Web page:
A hand applying wet plaster to the wall using a tool

Whether you’re moving into a new home or looking for ways to spruce up your existing abode, plastering is a common task. 

Given how frequently plastering skills are required in home renovation, be it repairing cracks, smoothing a wall before painting or adding insulation, many homeowners may want to consider learning to plaster themselves. 

So is it worth learning to do the plastering yourself? Is it feasible? And does it make financial sense to do so? 

Read on to find out why investing in a plastering course might make more sense than you first realised. 

How much does a professional plasterer cost?

According to Checkatrade’s latest data for 2023, the average cost of getting a small room (9m2) plastered is £1,100. For a larger room (18m2), homeowners can expect to pay £1,900, and the average day rate of a plasterer is around £250. 

The cost to have a plaster wall skimmed is around £24 per m2 and to have a small crack repaired can cost £200. 

Why would you consider learning to plaster? 

One of the most immediate reasons that springs to mind when considering whether it’s worth learning to plaster for yourself, is the money that you could save. 

This means weighing up whether the cost of completing a plastering course is worthwhile when compared to what you would otherwise need to spend on a professional.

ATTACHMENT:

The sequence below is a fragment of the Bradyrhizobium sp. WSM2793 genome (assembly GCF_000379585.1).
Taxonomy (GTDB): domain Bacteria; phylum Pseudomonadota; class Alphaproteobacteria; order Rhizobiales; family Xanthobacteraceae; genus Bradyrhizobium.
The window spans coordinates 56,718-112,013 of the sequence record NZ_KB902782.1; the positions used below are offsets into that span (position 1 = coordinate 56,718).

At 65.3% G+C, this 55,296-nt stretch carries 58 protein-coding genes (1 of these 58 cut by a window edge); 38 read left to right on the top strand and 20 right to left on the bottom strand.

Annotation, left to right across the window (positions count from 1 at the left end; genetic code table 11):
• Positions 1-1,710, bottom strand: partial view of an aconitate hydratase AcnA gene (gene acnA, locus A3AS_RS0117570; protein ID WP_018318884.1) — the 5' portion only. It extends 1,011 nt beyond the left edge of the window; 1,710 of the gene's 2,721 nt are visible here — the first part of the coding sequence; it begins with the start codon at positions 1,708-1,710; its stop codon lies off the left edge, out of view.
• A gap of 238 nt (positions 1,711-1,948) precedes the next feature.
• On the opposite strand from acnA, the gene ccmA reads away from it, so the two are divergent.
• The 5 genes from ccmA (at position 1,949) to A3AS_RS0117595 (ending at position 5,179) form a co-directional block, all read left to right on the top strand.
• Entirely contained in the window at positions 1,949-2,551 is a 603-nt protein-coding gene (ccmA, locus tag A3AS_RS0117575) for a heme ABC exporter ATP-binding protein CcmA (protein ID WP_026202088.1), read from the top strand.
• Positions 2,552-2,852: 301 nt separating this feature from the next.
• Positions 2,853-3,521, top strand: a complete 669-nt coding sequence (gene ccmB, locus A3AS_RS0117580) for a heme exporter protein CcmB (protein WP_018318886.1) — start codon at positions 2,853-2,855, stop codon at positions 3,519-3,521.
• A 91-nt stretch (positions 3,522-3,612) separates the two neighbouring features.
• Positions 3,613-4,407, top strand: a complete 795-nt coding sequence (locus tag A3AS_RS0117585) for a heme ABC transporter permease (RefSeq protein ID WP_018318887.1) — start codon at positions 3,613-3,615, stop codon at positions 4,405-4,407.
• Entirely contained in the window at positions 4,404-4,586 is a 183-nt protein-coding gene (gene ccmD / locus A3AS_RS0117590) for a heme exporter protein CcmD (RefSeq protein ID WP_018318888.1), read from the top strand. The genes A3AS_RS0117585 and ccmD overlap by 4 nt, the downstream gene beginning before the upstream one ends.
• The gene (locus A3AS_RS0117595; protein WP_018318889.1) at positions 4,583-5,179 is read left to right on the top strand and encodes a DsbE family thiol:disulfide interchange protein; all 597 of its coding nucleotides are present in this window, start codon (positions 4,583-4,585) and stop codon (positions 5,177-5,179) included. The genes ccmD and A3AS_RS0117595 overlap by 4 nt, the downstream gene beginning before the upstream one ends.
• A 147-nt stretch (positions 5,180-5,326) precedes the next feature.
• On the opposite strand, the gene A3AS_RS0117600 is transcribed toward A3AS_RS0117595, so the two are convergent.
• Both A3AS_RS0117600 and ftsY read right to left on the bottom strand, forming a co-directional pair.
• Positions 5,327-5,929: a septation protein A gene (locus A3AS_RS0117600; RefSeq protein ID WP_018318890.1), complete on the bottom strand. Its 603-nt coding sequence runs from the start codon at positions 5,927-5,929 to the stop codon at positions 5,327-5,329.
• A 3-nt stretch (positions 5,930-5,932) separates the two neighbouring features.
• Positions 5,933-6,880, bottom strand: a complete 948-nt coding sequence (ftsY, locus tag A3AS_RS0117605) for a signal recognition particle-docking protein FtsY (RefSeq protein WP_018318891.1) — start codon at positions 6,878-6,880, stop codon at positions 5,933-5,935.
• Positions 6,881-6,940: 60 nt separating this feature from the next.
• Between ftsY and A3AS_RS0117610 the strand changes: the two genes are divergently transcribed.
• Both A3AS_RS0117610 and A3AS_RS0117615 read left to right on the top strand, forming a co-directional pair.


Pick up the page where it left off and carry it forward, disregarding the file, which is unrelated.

The five-day Introduction to Plastering course with Able Skills will equip you with everything you need to complete plastering jobs around the house, and costs significantly less than what you’d likely spend on a professional to plaster just one small room. 

Should you choose to expand your skills, add on the five-day Advanced Plastering course and you could even complete both courses and still spend less than you would on a professional plastering a small room. 

There is also the extra benefit of being able to complete jobs on your own schedule, rather than joining long waiting lists for professional plasterers who are often in high demand. 

Things to keep in mind before learning to plaster

While expert tutors will be able to teach you the skills required to complete your own plastering tasks, it is worth remembering that plastering is a physical task and may not be suitable for everyone. 

Some jobs, such as ceilings or high surfaces, may also require a ladder, which can lead to a risk of slips and falls. 

What have others said about learning to plaster?

In one of our Student Success stories, we caught up with Rickie who had just completed the Introduction to Plastering course as a way of helping him complete his own home renovation. 

Giving his thoughts on the course, Rickie said: “I had no experience at all and felt very confident after my training. I have loved how with practice, you improve so quickly.

“I am currently re-plastering most of the walls in my house. I have been using the methods and advice given by Joe and Neal, the only difference is that I use a speedskim for flattening and flexi trowel for the final stages.” 

Are you interested in learning some basic plastering skills? You can find more information about the Able Skills Introduction to Plastering course here. If you’re searching for something a bit more advanced, then the Property Development course is ideal for anyone wanting to complete a wider variety of common home improvement tasks.